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Insights from home entertainment industry experts. Home Media blogs give you the inside scoop on entertainment news, DVD and Blu-ray Disc releases, and the happenings at key studios and entertainment retailers. “TK's Take” analyzes and comments on home entertainment news and trends, “Agent DVD Insider” talks fanboy entertainment, “IndieFile” delivers independent film news, “Steph Sums It Up” offers pithy opinions on the state of the industry, and “Mike’s Picks” offers bite-sized recommendations of the latest DVD and Blu-ray releases.


Opinion
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24 Oct, 2000

TK's MORNING BUZZ: For Many Video Retailers, the 4th Quarter Will Decide Whether They Stay In Business or Close Shop


The latest wire report about amazon.com's continued bleeding states, in a nutshell, that while losses for the just-finished third quarter have widened, all eyes are on the critical fourth quarter.

That pretty much sums up what many video retailers are saying about their own businesses. Rentals were down over the summer, but for many the fourth quarter will be the deciding factor in whether they stay in business or close up shop.

For video dealers relying on VHS rentals alone, the fourth quarter promises to be a bummer. Despite a few big titles, we're seeing most of the summer theatrical blockbusters priced for sellthrough. Whether video specialty retailers will be able to turn these titles into hot rental commodities remains to be seen, particularly since practically all the big titles, rental as well as sellthrough, will be available day-and-date on DVD--and the mass merchants and consumer electronics chains like Best Buy and Circuit City will be pushing the hell out of them.

Unfortunately, nothing short of a boffo fourth quarter will have much of a positive effect on video rental stores. They've been hurting for the last few years, and even if rental revenue is on a par with last year, it won't be enough to make up for the ground they've lost so far this year. Keep in mind that open-to-buy dollars are predicated on past revenues, and the fact is that many retailers aren't buying as much product as they perhaps should simply because they don't have the money.

A year ago, retailers bemoaning the sad state of the business were busy adjusting to a lower standard of living. The rental store that used to generate $120,000 in annual revenue is now making maybe $90,000 or $100,000, and once you subtract overhead and other expenses, the balance isn't enough for the owners to maintain a decent standard of living.

Stay tuned to The Hive later today for a report on Blockbuster's latest financials and a conference call with analysts.

As a result, you already see retailers leaving the business to sell cars, hawk pizza, and pursue various other jobs that might not give them the same ego-boost as operating their own businesses, but that certainly provide them and their families with a little more money to live on.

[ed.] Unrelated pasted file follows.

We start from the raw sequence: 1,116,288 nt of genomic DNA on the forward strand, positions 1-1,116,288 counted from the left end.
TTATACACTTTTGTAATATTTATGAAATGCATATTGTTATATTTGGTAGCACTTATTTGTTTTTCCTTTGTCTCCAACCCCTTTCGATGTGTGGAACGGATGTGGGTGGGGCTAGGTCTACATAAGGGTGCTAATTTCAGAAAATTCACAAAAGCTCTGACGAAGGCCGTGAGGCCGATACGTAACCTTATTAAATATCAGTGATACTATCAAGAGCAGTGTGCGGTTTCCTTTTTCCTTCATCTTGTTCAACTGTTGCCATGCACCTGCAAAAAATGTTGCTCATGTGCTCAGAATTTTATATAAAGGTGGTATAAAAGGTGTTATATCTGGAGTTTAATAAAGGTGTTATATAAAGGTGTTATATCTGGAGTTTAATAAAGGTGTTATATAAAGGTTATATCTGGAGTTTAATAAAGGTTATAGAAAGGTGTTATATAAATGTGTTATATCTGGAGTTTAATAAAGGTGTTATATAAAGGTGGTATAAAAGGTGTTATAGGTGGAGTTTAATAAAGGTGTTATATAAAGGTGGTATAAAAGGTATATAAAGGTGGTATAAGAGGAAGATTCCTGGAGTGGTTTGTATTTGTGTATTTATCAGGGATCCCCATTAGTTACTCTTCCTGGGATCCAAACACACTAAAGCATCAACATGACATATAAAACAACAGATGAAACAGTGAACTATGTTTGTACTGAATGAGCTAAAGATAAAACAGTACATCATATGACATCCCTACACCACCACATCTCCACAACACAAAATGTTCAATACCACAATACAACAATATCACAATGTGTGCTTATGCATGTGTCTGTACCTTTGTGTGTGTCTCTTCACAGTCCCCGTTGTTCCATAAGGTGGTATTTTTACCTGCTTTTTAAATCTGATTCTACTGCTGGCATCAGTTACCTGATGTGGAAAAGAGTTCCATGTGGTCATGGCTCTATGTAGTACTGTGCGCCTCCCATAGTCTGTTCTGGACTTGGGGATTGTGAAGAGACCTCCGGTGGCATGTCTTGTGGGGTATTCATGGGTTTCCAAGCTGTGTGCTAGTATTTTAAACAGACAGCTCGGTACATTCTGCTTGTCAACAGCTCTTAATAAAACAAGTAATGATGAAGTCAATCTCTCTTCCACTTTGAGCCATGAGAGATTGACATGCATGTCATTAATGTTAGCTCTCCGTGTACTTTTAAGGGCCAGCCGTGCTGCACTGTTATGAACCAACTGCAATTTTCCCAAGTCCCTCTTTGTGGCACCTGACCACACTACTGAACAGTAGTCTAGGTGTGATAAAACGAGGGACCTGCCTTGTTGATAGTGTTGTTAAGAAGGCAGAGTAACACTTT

My prediction is that the fourth quarter, rental wise, will be flat. And that means another accelerated shakeout that will leave the video rental community with a smaller population than it's had in years.


Comments? Contact TK directly at:TKArnold@aol.com


23 Oct, 2000

TK's MORNING BUZZ: Why Does This So-Called 'Dying' Business Continue to Generate So Much Money?

Imagine what the video rental industry must look like to an outsider.

In the last few months, two big public video chains, Video Update and Video City, filed for Chapter 11 bankruptcy.

Top video specialty chain Blockbuster Inc. saw its stock price nosedive to below $7 a share, less than half its IPO price, while the second-biggest chain, Hollywood Entertainment Corp., lost a significant chunk of its share price in a single day.

A respected industry analyst, Paul Kagan Associates, declares video rental is "dying," while reports that only about 100 independent video stores are going out of business each month are greeted as good news.

Through all of this, however, the mainstream media has been strangely, oddly, inexplicably silent. I remember back in early 1997, when video rental revenue was off a few percentage points from the year before. We immediately saw a barrage of stories in the financial press, calling video stores "dinosaurs" and insisting that the end is near.

The same doom-and-gloom stories followed every other crisis, real or perceptual, this industry has faced almost since its inception, from the video-on-demand threat posed by the telco mergers of the early 1990s to the arrival of the Internet a few years later.

The mainstream press' silence in the midst of what just might be the biggest crisis this industry has ever faced--and from it may never recover--could be due to a number of factors.

It could be they've already written us off for dead so many times that they figure one more crisis--one more nail in the coffin?--is old news.

It could be they just don't care. Let's face it--our problems are very real to us, but they're nowhere near as sexy as, say, the bursting of the dot-com bubble or, for that matter, the promise of DVD and video streaming.